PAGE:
Stuck in Snow: How to Live and Tell the Tale
That much snow falling all at once is a bad thing for a huge number of reasons, but that doesn't concern us here. The snow is enough to impair governments, close schools, disturb the demand and supply chain... Ever wondered why?
The reason is very simple: in our road-addicted world, the simple impairment of a city's roads is enough to bring it to a total halt. One of the most common causes for this impairment is, of course, snow.
Being stuck in a city, unable to move from your home to the local mall, however, is in a whole different ball park than being caught, alone, in the middle of nowhere, with just your car and a half full tank, by the mother of all blizzards.
You may go on and think: come on, we're living in the 21st century, we have cell phones, how can you get stuck in snow? Well, cell phones are terrible snow plows and, apart for helping you tell authorities or friends where exactly you are stuck, phones can do zero for your current situation.
On the other side, authorities and your friends may know were you are, but may have no way of reaching you in due time. So you, and your phone, are toast... (or frozen, to be precise).
ACKNOWLEDGING THE PROBLEM
Of course, as would any of us do, you will try to dig yourself out and throw into action all the winter-related gadgets you have at your disposal: shovels, sand, snow chains and so on. We will work on the assumption that all these efforts have failed and now you're completely stuck.
The second thing a normal human being would do in such a case is call for help. You should also do so and, using the cell phone we mentioned earlier, you should contact local emergency departments and let them know where you are stuck, for how long and, don't forget, how much fuel you have in your tank.
From here, there are basically two ways this is going to go down: either emergency services will be able to reach and save you shortly, or they will not. Whatever they will say, you should work on the assumption that you are going to be stuck for quite some time.
GETTING READY FOR A LONG, COLD NIGHT
It is important to stay with the car for several reasons, the most important one being that it is the only thing which can offer you shelter. Additionally, the car takes longer to get buried in the snow than you, so it will be much easier for rescue services to find the car than your frozen corpse.
Advice number two: put back in the car all the tools you unsuccessfully used to dig yourself out, as you might need them later. There's no way of knowing how long you are going to stay there and how much snow you will have to shovel when the weather clears. Losing those items in the snow will make life a living, white hell.
Advice number three: before getting into the car, go to the back of the vehicle and make sure the exhaust is clear and gas can escape freely. Remove any snow or ice from around the exhaust (you should do this at regular intervals, depending on how much is snowing).
If you don't, you may end up dead by means of deadly fumes. A blocked exhaust may also cause the engine to stall. And since your there, make sure to clean the headlights and the stoplights of any snow.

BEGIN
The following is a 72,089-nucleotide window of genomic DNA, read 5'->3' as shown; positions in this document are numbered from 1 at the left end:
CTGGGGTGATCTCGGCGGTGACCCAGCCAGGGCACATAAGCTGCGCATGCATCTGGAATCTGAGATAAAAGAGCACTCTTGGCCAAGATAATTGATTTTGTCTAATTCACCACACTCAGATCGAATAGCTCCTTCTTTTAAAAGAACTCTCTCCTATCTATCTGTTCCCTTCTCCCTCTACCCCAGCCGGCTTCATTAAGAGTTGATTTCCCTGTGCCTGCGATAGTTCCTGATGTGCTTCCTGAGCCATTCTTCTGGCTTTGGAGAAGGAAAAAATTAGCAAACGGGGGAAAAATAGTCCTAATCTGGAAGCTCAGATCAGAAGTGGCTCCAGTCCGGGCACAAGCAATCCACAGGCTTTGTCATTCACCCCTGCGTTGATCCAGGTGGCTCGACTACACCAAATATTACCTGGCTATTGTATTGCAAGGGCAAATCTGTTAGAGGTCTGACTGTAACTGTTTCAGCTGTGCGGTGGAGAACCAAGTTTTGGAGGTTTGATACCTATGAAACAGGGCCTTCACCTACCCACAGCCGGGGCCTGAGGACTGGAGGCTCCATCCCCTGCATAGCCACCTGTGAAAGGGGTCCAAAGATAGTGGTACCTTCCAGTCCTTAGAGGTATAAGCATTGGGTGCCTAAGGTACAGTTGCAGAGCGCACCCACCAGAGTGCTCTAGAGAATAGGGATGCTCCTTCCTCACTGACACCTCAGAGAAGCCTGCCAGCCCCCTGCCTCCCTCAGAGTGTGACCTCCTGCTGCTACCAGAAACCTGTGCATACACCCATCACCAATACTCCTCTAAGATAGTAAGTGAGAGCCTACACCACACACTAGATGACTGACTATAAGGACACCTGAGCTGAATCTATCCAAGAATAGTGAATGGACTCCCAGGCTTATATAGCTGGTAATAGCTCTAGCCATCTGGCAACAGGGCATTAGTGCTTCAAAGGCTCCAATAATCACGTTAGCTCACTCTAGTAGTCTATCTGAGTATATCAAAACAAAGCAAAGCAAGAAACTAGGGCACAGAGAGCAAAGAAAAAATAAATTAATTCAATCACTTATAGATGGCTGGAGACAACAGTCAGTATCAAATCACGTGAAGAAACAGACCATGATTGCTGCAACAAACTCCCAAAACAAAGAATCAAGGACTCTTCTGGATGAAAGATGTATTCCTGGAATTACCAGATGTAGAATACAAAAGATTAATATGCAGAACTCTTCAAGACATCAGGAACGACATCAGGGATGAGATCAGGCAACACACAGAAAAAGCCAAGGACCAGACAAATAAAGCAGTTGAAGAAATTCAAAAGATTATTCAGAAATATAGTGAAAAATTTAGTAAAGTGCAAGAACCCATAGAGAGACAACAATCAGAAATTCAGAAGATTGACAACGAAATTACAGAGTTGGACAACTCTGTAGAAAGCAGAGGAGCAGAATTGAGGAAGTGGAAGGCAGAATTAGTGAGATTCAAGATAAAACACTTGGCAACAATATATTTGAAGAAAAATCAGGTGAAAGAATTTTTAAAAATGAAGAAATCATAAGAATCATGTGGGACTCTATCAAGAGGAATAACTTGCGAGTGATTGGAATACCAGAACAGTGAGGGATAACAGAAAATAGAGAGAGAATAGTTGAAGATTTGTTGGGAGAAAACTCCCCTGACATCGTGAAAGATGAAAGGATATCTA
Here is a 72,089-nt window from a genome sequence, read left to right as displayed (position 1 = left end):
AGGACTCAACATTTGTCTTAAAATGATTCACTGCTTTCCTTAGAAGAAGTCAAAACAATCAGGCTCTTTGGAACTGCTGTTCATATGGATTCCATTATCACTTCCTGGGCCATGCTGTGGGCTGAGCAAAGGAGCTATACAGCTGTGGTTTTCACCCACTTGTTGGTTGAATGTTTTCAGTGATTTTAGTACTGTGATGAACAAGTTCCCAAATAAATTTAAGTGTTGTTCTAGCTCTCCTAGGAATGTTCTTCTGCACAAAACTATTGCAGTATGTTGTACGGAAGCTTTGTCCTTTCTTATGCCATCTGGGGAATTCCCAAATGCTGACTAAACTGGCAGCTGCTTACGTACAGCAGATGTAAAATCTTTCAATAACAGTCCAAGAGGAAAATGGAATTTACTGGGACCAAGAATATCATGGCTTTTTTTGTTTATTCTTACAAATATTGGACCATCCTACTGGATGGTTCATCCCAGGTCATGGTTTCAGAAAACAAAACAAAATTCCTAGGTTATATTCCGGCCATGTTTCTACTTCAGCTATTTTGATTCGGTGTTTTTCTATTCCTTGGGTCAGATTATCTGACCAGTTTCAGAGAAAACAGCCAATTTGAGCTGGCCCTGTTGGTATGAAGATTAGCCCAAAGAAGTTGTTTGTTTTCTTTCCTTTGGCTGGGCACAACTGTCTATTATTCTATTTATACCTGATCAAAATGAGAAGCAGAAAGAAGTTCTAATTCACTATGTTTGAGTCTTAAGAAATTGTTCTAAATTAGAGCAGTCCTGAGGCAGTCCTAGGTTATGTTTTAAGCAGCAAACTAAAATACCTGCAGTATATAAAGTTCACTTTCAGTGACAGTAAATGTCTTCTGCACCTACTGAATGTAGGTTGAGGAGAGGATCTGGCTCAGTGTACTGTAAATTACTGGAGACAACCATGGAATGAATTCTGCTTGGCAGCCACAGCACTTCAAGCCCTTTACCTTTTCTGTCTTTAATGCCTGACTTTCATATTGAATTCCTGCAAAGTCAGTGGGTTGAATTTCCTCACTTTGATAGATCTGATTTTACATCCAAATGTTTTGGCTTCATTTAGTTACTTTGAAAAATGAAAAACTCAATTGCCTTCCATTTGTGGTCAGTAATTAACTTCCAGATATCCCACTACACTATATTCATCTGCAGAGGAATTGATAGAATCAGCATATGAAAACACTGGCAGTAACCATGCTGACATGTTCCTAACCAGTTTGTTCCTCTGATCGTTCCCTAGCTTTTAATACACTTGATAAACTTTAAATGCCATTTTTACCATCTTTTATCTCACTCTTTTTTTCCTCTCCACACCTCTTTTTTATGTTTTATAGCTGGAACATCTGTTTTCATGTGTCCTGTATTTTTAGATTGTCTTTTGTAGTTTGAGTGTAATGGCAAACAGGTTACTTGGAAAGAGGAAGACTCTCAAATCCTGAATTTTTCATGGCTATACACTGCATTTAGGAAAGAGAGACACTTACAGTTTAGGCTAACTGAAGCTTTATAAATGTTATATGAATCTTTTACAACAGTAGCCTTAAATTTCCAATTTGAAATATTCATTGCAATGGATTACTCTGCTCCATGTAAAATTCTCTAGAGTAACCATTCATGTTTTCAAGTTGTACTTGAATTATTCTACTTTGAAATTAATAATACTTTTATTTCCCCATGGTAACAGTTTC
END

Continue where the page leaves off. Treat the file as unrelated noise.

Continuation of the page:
The measures to be taken come down to how much cold are you willing and able to withstand. Depending on this, experts advise you should only keep the car running for at most 15 minutes every hour. While the engine and heater are running, slightly open one of the windows of the car (preferably one in the back), so that fumes and excess heat can escape. Make sure to close it again when you shut down the engine.
Advice number five: make yourself visible. Try, at least when the engine is running, to keep the lights of your car on. Doing so will help others see you better and from a farther distance. Don't forget however to turn them back off when you shut down the engine. Otherwise, you may kill the battery and subsequently yourself.
Advice number five: stop yourself from leaving the car, apart for clearing the exhaust as mentioned above. Leaving the car is very dangerous especially during high winds and low visibility. Although unlikely, you may get locked on the outside or lose sight of the vehicle.
Even if the overwhelming need to go to the loo manifests itself, try and settle the matter locally. Depending on whether you are a man or a woman, there are several ways you can empty your bladder without leaving the car (look it up elsewhere). If your problem is of a more... consistent nature, leaving the car is the only option.
Advice number six: rationalize your supplies. Now, this is a bit tricky, as people don't make a habit of turning the car into a food storage area. If you have something to eat, don't eat it all at once and only eat when you feel really hungry, not because you are bored to death.
If, most likely, you will have nothing to eat, remember a human being can live for 30 to 40 days without food in extreme conditions (average adult male) and up to... 3 days without water (after that, it doesn't matter you're alive, your brain is a mess...).
We will work on the assumption you have nothing to eat and drink. Try to preserve as much energy as possible by avoiding making any effort. To preserve water, try as much as possible not to cry (especially ladies) and not to sweat too much.
HOW NOT TO GET STUCK
The easiest way not to get stuck is to stay... home. If, however, you really, really must drive out of town, make sure you car is properly equipped to handle the mountains of snow. Leave the city with the tank full, pack up some supplies, just in case, make sure the battery on your cell is also full and try to let others know what route you are taking. Before taking off, make sure to listen to the weather reports in your area and for the area you are traveling to. Take a copy of this guide with you...